RCP offers blueprint for hospital care revolution

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elderly_patient NHS hospital care needs to be redesigned to integrate it more effectively with community care, according to the Royal College of Physicians (RCP).

The report argues that the model of ‘admission’ and ‘discharge’ needs to be replaced by one of continuous care, with a named clinician having responsibility for each patient.

The needs of frail elderly patients and people with dementia are not being met, the RCP says, echoing recent policy statements from both the Government and the Opposition.

Guided by a steering group headed by former NICE chairman Sir Michael Rawlins, the report attempts to address failures of care arising from vulnerable patients being ‘discharged’ into a clinical void.

It argues that the same care team should have responsibility for a patient wherever they are, and patients should not be shifted from ward to ward.

To achieve this, hospitals will need more generalists and fewer specialists, with a single organisational structure spanning hospital, primary and social care.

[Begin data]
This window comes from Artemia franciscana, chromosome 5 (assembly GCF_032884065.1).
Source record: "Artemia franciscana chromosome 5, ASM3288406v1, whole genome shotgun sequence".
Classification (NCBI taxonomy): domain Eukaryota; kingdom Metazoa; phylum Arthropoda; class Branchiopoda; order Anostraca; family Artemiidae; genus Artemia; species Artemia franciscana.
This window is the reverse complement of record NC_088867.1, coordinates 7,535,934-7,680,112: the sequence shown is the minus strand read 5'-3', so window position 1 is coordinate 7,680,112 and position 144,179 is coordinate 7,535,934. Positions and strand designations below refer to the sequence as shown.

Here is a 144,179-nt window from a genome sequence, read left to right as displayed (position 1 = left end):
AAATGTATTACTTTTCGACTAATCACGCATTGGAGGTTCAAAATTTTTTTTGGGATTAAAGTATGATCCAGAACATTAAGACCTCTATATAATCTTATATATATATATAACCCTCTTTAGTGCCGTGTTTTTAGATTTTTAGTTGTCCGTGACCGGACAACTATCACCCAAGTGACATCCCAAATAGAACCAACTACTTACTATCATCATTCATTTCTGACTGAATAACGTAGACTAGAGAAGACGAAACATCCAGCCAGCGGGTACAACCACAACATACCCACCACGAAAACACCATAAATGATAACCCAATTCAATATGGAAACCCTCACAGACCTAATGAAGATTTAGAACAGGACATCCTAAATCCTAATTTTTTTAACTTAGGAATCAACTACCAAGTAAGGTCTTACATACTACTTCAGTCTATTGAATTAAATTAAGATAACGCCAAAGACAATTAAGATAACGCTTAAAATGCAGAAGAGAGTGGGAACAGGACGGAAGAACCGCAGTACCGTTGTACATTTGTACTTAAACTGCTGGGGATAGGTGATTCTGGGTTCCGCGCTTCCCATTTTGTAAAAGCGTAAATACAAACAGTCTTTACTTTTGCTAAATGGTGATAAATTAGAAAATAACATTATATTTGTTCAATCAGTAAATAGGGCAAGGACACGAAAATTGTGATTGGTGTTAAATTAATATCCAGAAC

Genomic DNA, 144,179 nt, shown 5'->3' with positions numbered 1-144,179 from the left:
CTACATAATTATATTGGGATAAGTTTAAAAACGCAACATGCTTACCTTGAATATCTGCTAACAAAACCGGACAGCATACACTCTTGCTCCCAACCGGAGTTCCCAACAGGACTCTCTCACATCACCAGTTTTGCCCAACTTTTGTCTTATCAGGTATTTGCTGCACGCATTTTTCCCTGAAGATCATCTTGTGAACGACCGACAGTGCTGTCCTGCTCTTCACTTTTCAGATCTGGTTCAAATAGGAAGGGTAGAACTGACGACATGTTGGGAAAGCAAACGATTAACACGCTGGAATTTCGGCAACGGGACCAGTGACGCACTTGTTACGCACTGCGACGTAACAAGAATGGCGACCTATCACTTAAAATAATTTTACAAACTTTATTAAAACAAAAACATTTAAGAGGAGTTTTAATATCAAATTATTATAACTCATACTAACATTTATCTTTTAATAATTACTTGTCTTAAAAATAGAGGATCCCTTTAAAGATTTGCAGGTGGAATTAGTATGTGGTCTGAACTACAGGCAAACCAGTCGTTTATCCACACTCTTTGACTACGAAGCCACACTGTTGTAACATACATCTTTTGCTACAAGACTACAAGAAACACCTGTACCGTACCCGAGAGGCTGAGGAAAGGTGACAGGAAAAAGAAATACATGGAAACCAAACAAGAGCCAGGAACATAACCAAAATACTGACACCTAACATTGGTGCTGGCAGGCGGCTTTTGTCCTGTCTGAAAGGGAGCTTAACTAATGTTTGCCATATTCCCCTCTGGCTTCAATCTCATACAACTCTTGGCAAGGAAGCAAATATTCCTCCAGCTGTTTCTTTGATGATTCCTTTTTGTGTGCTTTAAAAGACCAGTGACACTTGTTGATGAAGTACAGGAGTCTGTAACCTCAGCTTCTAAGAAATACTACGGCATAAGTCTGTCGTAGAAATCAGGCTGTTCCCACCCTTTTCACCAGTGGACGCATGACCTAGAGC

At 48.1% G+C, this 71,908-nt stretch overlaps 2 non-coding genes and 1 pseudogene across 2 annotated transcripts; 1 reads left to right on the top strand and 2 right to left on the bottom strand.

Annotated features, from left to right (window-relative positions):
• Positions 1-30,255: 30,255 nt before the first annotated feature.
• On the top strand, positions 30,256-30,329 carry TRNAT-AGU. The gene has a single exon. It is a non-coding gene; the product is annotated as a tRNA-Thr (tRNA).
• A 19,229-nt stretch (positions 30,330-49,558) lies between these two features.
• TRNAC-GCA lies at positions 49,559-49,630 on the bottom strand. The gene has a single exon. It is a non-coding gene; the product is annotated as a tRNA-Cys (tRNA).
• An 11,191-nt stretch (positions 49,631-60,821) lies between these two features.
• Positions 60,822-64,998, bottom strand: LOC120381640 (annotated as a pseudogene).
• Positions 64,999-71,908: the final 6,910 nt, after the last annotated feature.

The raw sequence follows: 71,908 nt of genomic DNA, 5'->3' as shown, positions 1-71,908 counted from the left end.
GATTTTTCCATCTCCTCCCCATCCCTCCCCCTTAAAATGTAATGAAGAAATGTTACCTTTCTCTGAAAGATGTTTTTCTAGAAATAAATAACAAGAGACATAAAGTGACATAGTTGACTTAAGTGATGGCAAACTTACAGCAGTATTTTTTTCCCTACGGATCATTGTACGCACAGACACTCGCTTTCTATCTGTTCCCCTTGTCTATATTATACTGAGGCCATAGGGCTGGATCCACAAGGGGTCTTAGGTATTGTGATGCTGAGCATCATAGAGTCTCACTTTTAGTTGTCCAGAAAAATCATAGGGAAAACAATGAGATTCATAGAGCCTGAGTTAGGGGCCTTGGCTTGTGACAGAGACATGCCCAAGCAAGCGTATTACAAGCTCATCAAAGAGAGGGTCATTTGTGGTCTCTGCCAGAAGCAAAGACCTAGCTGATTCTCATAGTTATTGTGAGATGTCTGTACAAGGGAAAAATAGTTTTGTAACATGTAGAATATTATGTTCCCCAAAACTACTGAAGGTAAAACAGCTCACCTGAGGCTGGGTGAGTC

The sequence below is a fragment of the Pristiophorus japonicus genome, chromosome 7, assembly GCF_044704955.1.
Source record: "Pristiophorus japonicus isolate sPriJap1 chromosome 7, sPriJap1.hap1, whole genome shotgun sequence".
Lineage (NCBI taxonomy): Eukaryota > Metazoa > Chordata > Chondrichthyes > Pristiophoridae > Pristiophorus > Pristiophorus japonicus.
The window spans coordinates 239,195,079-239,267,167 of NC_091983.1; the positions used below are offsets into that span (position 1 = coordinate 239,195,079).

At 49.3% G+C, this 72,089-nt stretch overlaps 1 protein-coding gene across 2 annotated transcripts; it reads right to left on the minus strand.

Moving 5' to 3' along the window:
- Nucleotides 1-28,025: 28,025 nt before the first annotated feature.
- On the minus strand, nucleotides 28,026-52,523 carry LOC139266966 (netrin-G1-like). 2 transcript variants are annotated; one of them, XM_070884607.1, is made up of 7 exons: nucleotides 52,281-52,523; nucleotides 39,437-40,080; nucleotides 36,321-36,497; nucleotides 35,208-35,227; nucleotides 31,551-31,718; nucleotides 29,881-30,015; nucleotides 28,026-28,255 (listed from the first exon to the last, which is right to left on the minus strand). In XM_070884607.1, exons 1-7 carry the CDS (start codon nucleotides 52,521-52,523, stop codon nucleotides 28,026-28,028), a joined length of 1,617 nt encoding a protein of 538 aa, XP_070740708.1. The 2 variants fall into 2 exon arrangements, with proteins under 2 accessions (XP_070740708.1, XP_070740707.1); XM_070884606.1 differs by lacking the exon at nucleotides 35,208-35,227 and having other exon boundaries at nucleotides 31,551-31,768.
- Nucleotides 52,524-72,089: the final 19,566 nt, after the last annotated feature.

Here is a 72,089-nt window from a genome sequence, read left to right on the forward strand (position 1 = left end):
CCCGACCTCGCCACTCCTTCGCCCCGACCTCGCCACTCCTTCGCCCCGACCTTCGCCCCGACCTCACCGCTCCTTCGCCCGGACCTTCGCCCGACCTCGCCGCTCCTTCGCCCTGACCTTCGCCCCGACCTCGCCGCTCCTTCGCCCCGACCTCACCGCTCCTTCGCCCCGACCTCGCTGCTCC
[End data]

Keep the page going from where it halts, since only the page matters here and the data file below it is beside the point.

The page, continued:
Two new senior roles are recommended: a chief of medicine with responsibility for all adult patients with a medical illness; and a chief resident with responsibility for service design and delivery.

Each hospital should have a clinical co-ordination centre able to keep track of patients, beds, care protocols, and the availability of post-hospital care.

Timothy Evans of the RCP said: “I hope this report will represent a template which can be adapted to the needs of patients in different geographical locations and improve both their care and their medical management.

“We feel this will be achieved fully only where the hospital and wider healthcare facilities, including those related to primary and social care, are unified in their vision and integrated in its execution.”